The linguistic philosophy of Ludwig Wittgenstein
updated about 7 years ago; latest suggestion almost 7 years ago
As programmers, we think a lot about language; its syntax, using language - both of the natural and programming varieties - to communicate ideas, and the meanings of words. Unsurprisingly, there is a large body of philosophical thought on the topic, as well. This is a talk about one of the most interesting 20th Century thinkers about language, Ludwig Wittgenstein. It will cover both his major works, the Tractatus Logico-Philosophus and the Philosophical Investigations, with an eye to their historical context and the development of his thinking over time.
Topics covered will include: "what is truth?"; "what is the meaning of a word?"; "language as games".
While the talk will be of interest to programmers in that it concerns the philosophical underpinnings of logic and language, I won't be aiming to contrive any links back to our day jobs. That'd be corny.
I'd certainly be interested in this, the impact of naming in programming has a huge impact.
Sometimes coming up with a better name for concept triggers a wave of productivity as things fall into place, previous thinking being hampered by a badly named class or method.
I've been thinking about similar things lately, and how it impacts my design decisions and user experience. I've found it particularly interesting when my presumptions around what truth or meaning accidentally manifest in what I allow a user to do, constraints/validations I put on data, etc.
Sometimes those constraints aren't required for any reason beyond making others conform to my world view. Others may find it interesting to explore how these concepts affect their own code.
James: that's something I'm thinking about. I'd certainly hope to tailor the material to the audience and ground it somehow, while avoiding contrived links. I don't know concretely how I would do that because planning of the talk hasn't gone beyond "hey, that's a fun idea" yet.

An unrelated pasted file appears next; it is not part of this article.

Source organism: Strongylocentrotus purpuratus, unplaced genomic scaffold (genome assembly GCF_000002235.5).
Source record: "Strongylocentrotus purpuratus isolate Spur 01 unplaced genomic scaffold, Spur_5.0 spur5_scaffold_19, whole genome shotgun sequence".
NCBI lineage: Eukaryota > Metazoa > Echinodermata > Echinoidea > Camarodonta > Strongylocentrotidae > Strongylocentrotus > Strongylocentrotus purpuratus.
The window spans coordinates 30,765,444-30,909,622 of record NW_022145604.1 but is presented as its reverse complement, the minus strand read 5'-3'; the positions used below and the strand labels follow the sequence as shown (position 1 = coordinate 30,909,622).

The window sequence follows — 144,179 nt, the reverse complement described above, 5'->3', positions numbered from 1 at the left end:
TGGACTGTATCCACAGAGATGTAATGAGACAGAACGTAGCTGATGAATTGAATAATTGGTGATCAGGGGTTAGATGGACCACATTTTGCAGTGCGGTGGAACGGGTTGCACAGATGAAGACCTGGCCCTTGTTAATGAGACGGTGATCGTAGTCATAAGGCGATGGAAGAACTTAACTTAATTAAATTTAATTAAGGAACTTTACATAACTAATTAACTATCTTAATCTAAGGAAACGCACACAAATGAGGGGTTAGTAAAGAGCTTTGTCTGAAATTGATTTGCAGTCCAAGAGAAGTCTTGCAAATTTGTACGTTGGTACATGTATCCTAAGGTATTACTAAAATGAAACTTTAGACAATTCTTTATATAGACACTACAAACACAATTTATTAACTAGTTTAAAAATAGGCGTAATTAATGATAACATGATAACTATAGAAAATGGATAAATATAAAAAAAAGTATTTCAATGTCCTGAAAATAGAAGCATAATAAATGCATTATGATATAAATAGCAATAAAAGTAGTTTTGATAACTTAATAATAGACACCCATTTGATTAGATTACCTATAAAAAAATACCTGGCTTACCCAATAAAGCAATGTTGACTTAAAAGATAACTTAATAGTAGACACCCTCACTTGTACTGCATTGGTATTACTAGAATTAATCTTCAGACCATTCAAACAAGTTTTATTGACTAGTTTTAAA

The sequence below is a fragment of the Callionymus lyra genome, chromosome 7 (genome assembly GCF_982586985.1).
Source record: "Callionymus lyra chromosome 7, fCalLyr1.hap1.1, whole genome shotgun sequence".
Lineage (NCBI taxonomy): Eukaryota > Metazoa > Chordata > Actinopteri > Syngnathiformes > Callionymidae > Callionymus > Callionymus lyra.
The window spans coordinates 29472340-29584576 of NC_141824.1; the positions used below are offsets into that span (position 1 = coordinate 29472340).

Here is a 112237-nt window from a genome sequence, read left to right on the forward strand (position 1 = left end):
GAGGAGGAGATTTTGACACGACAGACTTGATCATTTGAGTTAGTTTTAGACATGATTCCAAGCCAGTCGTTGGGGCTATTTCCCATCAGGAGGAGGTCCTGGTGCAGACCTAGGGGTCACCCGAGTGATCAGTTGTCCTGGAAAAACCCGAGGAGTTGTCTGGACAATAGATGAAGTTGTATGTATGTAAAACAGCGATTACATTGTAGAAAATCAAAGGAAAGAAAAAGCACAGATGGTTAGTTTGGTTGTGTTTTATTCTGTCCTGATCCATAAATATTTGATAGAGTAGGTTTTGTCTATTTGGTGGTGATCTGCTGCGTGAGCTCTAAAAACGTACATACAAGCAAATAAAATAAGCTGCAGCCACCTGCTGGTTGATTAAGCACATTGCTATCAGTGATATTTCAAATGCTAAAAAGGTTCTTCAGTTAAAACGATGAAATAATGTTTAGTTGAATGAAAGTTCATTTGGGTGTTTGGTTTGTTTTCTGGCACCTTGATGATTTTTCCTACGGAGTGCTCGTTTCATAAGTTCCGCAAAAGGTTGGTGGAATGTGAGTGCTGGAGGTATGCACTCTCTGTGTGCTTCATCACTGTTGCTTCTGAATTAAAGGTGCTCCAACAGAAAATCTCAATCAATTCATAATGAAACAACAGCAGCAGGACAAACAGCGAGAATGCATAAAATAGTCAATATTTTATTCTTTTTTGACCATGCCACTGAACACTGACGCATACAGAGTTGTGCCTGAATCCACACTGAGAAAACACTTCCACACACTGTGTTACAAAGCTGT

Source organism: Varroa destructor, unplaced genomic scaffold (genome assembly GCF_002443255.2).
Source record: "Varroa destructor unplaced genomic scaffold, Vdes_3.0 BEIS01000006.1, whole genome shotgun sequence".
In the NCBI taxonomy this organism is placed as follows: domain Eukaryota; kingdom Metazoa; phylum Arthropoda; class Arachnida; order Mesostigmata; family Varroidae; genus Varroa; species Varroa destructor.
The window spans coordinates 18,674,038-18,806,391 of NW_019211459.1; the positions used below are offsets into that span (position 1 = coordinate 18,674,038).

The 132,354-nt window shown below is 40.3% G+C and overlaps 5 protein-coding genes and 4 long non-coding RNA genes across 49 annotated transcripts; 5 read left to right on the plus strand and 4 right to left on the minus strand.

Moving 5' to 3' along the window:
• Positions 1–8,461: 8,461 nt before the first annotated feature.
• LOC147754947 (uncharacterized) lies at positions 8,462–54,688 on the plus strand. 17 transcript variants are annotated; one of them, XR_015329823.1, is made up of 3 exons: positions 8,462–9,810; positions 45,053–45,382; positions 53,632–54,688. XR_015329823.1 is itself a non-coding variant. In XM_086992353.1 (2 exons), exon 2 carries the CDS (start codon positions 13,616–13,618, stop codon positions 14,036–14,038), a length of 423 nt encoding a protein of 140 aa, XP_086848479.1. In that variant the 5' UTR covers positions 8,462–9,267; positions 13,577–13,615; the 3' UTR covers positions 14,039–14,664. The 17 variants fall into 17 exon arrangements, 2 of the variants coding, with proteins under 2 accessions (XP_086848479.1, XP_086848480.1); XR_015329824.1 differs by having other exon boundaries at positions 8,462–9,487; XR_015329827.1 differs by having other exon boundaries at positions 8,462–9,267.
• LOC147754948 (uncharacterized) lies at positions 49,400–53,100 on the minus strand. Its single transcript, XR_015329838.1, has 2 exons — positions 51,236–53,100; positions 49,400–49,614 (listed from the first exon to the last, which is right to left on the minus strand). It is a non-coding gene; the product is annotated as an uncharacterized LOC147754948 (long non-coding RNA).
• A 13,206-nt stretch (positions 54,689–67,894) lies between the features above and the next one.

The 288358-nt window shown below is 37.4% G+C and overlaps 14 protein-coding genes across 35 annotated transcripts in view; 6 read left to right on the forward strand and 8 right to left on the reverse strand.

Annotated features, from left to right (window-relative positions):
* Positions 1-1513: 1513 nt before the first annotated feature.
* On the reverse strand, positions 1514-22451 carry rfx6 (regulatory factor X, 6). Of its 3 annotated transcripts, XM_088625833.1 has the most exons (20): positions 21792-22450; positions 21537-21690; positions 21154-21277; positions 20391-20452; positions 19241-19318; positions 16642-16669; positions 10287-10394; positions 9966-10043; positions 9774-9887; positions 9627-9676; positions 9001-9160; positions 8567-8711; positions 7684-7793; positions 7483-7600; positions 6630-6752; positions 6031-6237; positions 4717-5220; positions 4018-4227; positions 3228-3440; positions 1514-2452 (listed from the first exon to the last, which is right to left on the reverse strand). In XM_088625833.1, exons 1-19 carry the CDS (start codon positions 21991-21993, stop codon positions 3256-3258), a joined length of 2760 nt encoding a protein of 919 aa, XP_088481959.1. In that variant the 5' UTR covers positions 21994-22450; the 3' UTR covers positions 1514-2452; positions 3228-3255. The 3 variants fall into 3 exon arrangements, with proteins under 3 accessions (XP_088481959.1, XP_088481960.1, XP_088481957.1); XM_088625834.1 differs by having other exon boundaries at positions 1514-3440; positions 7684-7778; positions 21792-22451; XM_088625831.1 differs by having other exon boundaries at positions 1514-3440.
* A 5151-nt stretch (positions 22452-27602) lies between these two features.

This sounds great. I don't really know anything about philosophy but I'm really interested. I hope you can make it pretty accessible to people like me.
Are you planning on including any kind of Ruby- (or even development-) related hook that the audience will be able to use to ground the concepts that you'd discuss?
An example of a good hook is the use of the trivial "Fizz Buzz" program in Tom Stuart's Programming with Nothing; while it has little to do with the ideas that the presentation was about, it helped the audience orient themselves at each stage of the argument he proposed.
Lovely. Definitely interested in this. From memory, there was an argument in Philosophical Investigations that you could never truly grasp whether someone else had understood "a rule" or not (i.e. addition: just because people give correct answers to questions like 5 + 3 doesn't mean they would give answers consistent with your beliefs at 50000 + 3). Think there might be something interesting there as a reflection on the Tests vs Proof/Compilers verification of programs to explore.